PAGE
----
The history of Seville is that of a melting pot of cultures, with a fertile balance of arts, sciences and commerce. Legend has it that the city was founded by Hercules, and from its foundation onwards, three thousand years of history have left a spirit of tolerance and a rich legacy from cultures as diverse as Phoenician, Roman, Muslim, Jewish and Christian.
The Romans initially came to Spain to fight Hannibal's Carthaginian armies but ended up staying for over six centuries. The period of Roman dominance left not only a language, but also numerous architectural remains. The town of Italica, built as a home for battle-weary troops, houses a Roman theatre so well preserved that it is still used for performances. It was also the town where two great emperors were born: Trajan and Adrian.
By the end of the fifth century AD, Spain had been overrun by barbarians, but it was not long before they too succumbed to Andalusia's civilizing influence, and Seville became an important city in the Visigoth Kingdom. However, in 712 Seville was suddenly engulfed in the northward push of Muslim armies. The Moorish occupation was to last for over five centuries, a period that saw the largely peaceful coexistence of Muslims, Jews and Christians.
Islam has left many indelible marks in the city: the winding alleys of the city center, the cool courtyards of the numerous mansions and the tranquil fountains of the Santa Cruz quarter. Another excellent example of the Muslim heritage is the Alcazar, a fabulous palace and gardens, in the city center, similar to the Alhambra in Granada.
All the defences built by the Muslims could not stem the reconquest that began in the north of Spain: in 1248 the city fell to the Christian armies of King Ferdinand III. Now the city's patron saint (San Fernando), he maintained a policy of religious tolerance, dividing the city into zones for each of the three faiths. Inspired by faith the Christians built many impressive buildings: the City Hall, numerous churches and palaces and, of course, the magnificent Cathedral.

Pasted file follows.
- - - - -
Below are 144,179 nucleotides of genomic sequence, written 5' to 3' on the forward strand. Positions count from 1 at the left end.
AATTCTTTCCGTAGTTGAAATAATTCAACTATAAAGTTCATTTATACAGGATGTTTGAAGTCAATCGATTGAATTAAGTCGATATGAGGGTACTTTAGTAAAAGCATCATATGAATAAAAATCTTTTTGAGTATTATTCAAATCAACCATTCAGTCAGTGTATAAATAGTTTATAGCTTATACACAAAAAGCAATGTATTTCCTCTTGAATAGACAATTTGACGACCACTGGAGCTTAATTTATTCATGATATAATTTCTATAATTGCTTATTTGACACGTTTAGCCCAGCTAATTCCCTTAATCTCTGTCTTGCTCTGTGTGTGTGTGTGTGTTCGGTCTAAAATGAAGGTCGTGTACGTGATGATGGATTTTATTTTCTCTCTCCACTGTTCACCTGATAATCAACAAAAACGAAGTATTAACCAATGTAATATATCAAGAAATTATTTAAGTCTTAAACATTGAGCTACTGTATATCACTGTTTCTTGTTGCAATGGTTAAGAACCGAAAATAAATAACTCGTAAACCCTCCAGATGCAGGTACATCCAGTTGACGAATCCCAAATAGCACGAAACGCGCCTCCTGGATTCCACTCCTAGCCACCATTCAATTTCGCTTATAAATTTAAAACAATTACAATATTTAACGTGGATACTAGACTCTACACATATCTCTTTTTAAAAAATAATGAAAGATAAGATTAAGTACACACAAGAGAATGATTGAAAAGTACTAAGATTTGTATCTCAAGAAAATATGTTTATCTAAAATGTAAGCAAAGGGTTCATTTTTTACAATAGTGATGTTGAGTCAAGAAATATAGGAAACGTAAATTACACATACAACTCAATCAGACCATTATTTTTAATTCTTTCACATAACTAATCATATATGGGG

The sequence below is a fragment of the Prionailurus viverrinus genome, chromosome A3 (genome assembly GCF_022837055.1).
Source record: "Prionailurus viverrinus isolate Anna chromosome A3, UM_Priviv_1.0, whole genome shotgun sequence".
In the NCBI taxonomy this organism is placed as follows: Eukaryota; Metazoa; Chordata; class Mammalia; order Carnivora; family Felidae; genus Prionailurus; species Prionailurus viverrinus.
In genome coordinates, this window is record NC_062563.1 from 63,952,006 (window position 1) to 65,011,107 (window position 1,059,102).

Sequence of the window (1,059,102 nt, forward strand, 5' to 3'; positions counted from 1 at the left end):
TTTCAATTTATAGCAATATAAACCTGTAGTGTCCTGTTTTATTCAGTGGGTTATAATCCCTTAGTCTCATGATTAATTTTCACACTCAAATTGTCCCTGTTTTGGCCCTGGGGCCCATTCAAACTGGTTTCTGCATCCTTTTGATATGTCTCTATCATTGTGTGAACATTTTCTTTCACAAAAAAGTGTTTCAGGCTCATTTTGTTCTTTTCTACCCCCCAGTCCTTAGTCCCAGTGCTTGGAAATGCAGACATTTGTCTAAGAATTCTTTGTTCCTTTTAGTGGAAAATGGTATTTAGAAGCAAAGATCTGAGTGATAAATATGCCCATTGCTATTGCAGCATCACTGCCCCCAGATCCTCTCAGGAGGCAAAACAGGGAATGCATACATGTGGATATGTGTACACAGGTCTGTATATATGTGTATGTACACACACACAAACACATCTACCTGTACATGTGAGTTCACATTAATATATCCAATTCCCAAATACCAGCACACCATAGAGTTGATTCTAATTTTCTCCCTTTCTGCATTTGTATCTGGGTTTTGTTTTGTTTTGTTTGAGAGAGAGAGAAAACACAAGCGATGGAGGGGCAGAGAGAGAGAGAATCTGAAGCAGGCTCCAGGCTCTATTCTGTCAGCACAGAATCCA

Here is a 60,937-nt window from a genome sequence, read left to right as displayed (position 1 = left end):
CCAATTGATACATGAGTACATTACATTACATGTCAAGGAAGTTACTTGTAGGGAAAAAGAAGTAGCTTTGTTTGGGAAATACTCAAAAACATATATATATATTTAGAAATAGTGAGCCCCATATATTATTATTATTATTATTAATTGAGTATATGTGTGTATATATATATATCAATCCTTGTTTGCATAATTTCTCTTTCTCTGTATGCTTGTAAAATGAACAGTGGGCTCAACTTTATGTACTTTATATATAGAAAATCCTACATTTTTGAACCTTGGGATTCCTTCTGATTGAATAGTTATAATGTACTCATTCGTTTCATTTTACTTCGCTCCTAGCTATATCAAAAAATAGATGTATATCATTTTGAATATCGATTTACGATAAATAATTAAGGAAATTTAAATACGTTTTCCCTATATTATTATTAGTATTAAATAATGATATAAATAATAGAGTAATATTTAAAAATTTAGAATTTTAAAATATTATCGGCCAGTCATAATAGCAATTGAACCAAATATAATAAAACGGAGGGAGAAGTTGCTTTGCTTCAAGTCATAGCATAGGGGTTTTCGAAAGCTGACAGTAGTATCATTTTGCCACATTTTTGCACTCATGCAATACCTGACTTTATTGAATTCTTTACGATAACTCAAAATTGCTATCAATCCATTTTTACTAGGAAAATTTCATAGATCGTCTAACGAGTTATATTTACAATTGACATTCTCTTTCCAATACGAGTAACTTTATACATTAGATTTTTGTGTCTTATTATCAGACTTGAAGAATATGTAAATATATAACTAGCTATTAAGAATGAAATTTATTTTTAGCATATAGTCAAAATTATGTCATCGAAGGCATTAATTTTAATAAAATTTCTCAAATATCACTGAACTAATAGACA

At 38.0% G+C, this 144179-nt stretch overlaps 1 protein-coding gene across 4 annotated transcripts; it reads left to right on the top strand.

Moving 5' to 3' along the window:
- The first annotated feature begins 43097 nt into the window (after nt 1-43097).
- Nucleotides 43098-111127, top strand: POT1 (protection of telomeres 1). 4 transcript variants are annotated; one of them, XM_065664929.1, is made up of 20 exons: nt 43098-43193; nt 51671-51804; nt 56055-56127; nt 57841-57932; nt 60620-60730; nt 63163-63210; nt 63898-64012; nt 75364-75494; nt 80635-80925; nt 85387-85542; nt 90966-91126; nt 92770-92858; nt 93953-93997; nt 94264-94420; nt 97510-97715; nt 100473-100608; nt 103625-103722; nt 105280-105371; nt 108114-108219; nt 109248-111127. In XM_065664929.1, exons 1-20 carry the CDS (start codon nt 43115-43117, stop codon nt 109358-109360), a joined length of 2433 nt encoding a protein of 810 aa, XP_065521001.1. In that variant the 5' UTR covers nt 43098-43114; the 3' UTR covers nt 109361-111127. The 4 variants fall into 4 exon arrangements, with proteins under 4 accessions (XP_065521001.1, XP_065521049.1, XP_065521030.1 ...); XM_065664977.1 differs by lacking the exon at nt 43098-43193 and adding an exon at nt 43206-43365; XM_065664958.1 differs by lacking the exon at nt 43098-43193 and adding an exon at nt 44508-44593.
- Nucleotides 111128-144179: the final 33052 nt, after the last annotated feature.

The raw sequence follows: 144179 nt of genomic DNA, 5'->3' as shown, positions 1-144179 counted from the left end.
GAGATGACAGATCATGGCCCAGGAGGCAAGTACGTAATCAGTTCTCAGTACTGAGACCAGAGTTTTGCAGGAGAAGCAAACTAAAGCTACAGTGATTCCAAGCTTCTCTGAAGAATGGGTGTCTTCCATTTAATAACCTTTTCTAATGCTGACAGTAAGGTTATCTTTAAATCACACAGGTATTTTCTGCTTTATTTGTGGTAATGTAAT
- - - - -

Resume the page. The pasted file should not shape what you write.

Christopher Columbus planned his expeditions in the Monastery of Santa Maria de las Cuevas, in the Isla de la Cartuja, now restored to be a Modern Art museum. Trade with the New World made Seville the richest city in Europe. However, the monopoly of trade was lost in the eighteenth century and with it the wealth, which had created scores of magnificent churches and had supported painters like Velázquez, Murillo and Zurbarán, as well as many other artists With the loss of the American colonies, the nineteenth century was a time of decline for Spain. Nevertheless, it was precisely this mixture of orange blossom and decay that so enticed the romantics of northern Europe. They came south looking for mystique and innocence that had been smudged out by the smoke of industrial revolution, and Seville came to represent a key venue in the Grand Tour itinerary.
Lord Byron wrote of his admiration for the city's dark-eyed damsels, some of who feature in his reworking of the traditional story of "Don Juan Tenorio". Mozart's "Don Giovanni" is drawn from the same local legend, and his "Les Nozzes di Figaro" is also set in Seville. With Rossini's "Il Barbiere di Siviglia", Verdi's "La Forza del Destino", Beethoven's "Fidelio" and over twenty other works all based in the city, Seville can consider itself to be the opera capital of the world. This claim has recently been enhanced by the construction of a fabulous new opera house, the Maestranza, which frequently hosts productions from leading international companies.
Across the river from the opera house lies the old sailors' quarter of Triana, with the beautiful Betis Street, and it was there that the gypsy chants of a girl inspired the young French writer Prosper Merimée during his stay in the 1840's. After him, Bizet, with an adaptation of the work “Carmen”, created one of the most beautiful operas ever written.